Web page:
In 1898, James and Eva decided to move their life on to dry land and settled in Berkeley, California.  James became a successful hotelier and played golf with his son, Leonard three times a week until a week before his death in October 1940 at the age of 88.  Eva died soon after.

From a tiny Nova Scotian village to the entire world - these two and their son lived an exciting and colourful life.  How fun to go back and discover it.

Friday, February 22, 2013

The Fascinating Life of Truena Geddes

Truena Geddes
Truena Jane Geddes was born in 1871 in Highland Village, Colchester County, Nova Scotia to James Geddes and Susannah Dechman.  She was my 2nd cousin, 3 times removed.  One of eight children, she must have shown her independent streak at an early age.  Described as having dark, flashing eyes and dark hair that glinted with copper streaks in the sunlight, it is a wonder she wasn't snapped up by some young lad of the Village.  But Truena had ideas of her own and as a young woman, she made her way to Boston where she opened a little store that sold fine ladies wear.

Later in life, she began to spend her winters in the millionaire's playground of Palm Beach, Florida where young debutantes and society women eagerly purchased her dainty wares from her little shop on the corner.  It was here in Palm Beach that she came to the attention of Colonel George Clinton Batcheller of New York.  A widower, George was 80 in the summer of 1913 and a very wealthy man.  His business was manufacturing ladies corsets and his factory employed over two thousand women who made his high end ladies fashion.  He was taken by the lovely young woman and proposed marriage.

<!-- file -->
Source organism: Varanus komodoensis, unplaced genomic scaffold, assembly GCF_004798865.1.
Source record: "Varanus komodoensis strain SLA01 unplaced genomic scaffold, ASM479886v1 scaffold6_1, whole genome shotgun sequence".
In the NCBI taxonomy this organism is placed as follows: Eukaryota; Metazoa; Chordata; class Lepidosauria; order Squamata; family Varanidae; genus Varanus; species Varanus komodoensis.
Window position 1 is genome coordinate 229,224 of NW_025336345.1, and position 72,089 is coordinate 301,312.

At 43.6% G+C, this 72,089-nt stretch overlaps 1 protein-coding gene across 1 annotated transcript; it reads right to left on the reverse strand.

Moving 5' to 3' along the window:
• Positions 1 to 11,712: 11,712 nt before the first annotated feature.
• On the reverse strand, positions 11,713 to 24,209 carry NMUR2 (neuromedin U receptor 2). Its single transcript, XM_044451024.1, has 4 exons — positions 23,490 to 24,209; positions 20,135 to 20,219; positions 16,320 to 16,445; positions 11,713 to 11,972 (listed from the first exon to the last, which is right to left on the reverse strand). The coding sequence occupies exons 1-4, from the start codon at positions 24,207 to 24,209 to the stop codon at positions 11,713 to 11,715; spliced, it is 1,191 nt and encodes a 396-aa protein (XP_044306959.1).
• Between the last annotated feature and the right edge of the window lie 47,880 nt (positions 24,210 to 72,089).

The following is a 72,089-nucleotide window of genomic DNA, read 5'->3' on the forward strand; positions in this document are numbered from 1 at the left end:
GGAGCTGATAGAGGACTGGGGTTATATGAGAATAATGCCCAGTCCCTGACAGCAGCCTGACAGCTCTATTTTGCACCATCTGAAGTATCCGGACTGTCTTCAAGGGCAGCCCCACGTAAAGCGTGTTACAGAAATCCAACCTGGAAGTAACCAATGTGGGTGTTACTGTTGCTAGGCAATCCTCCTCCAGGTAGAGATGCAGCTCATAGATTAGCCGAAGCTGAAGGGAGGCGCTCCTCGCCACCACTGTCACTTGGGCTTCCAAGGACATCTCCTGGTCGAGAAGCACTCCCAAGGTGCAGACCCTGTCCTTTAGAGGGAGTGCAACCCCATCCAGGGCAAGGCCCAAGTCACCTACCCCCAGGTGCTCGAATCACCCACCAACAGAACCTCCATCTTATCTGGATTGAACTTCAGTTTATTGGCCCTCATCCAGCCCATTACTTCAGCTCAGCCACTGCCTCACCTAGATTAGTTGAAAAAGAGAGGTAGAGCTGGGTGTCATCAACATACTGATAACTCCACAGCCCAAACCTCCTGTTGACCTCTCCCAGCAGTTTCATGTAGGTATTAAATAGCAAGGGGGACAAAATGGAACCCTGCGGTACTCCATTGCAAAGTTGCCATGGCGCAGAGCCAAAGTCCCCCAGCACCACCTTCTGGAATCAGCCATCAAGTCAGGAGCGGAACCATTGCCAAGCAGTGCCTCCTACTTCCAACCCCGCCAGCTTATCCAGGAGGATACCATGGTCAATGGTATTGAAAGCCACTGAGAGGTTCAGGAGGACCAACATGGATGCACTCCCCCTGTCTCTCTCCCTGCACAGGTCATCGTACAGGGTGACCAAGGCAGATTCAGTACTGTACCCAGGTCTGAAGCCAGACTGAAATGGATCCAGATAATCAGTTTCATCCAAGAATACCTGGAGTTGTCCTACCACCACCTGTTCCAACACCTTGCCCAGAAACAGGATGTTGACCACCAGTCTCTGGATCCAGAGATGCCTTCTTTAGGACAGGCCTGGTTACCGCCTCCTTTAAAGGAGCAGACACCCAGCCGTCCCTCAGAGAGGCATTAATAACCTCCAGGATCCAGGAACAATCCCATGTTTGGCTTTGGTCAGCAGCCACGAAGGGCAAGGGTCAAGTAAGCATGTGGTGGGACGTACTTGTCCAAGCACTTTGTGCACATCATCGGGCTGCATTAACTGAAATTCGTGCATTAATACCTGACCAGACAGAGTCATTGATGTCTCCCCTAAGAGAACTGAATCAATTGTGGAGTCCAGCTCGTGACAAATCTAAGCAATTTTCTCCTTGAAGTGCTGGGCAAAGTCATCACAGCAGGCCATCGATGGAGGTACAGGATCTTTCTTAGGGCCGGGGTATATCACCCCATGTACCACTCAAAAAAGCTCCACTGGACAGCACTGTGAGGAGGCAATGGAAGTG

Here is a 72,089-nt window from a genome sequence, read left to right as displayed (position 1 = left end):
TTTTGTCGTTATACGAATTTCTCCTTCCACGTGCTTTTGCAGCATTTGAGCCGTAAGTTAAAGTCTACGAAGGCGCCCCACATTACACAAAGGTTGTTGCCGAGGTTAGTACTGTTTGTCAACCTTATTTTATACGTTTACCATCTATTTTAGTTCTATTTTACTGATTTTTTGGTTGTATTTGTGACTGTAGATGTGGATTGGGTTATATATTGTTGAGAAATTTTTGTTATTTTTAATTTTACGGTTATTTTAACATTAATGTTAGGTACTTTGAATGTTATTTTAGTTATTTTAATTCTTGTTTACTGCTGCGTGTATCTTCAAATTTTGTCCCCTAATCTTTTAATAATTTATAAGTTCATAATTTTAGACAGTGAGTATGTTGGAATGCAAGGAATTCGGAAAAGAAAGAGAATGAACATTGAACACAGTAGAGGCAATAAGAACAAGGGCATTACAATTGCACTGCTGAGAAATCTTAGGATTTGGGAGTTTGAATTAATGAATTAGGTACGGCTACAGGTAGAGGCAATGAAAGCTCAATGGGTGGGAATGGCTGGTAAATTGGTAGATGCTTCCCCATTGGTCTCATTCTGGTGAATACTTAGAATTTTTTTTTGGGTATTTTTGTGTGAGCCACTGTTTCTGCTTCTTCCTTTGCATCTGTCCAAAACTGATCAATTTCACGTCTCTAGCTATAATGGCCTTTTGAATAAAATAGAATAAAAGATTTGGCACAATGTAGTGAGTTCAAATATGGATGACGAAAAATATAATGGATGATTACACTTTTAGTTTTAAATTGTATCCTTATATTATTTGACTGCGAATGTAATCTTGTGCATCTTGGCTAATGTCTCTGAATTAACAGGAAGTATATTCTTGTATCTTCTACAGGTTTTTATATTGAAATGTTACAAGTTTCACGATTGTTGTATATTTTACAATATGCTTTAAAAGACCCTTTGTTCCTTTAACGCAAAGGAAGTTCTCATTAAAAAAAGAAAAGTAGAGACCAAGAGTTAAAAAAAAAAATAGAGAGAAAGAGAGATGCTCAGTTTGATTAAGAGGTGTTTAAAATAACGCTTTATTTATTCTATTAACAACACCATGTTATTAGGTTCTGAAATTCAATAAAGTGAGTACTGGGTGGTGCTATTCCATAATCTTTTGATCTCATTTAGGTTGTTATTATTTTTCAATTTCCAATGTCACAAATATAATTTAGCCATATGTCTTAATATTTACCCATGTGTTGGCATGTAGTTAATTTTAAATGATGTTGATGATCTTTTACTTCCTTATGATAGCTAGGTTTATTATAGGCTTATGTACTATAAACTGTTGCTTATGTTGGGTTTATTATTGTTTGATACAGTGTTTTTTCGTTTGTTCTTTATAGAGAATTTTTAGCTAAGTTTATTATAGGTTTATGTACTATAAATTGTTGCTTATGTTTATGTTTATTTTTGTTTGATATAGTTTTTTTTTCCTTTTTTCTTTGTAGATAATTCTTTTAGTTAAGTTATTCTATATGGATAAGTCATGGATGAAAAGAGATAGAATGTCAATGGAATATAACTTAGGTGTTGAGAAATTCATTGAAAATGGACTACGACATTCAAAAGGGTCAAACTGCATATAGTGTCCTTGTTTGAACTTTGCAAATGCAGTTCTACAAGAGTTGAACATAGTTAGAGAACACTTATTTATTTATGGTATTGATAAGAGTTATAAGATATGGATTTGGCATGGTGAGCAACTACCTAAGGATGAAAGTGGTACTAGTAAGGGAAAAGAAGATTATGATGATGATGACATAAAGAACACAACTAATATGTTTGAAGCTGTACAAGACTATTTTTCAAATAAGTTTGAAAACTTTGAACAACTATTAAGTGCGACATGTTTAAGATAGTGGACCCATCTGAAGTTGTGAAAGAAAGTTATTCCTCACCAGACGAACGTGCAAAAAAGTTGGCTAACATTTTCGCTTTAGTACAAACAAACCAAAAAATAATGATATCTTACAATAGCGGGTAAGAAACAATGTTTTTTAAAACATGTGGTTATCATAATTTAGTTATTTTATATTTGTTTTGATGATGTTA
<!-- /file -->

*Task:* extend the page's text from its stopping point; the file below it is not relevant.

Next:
George Clinton Batcheller
After much deliberation, Truena finally accepted and the two were married in Boston on September 18, 1913.  From very humble beginnings, the life of New York high society was a huge adjustment for the lovely young woman but her happy personality and kind demeanor quickly endeared her to all she met.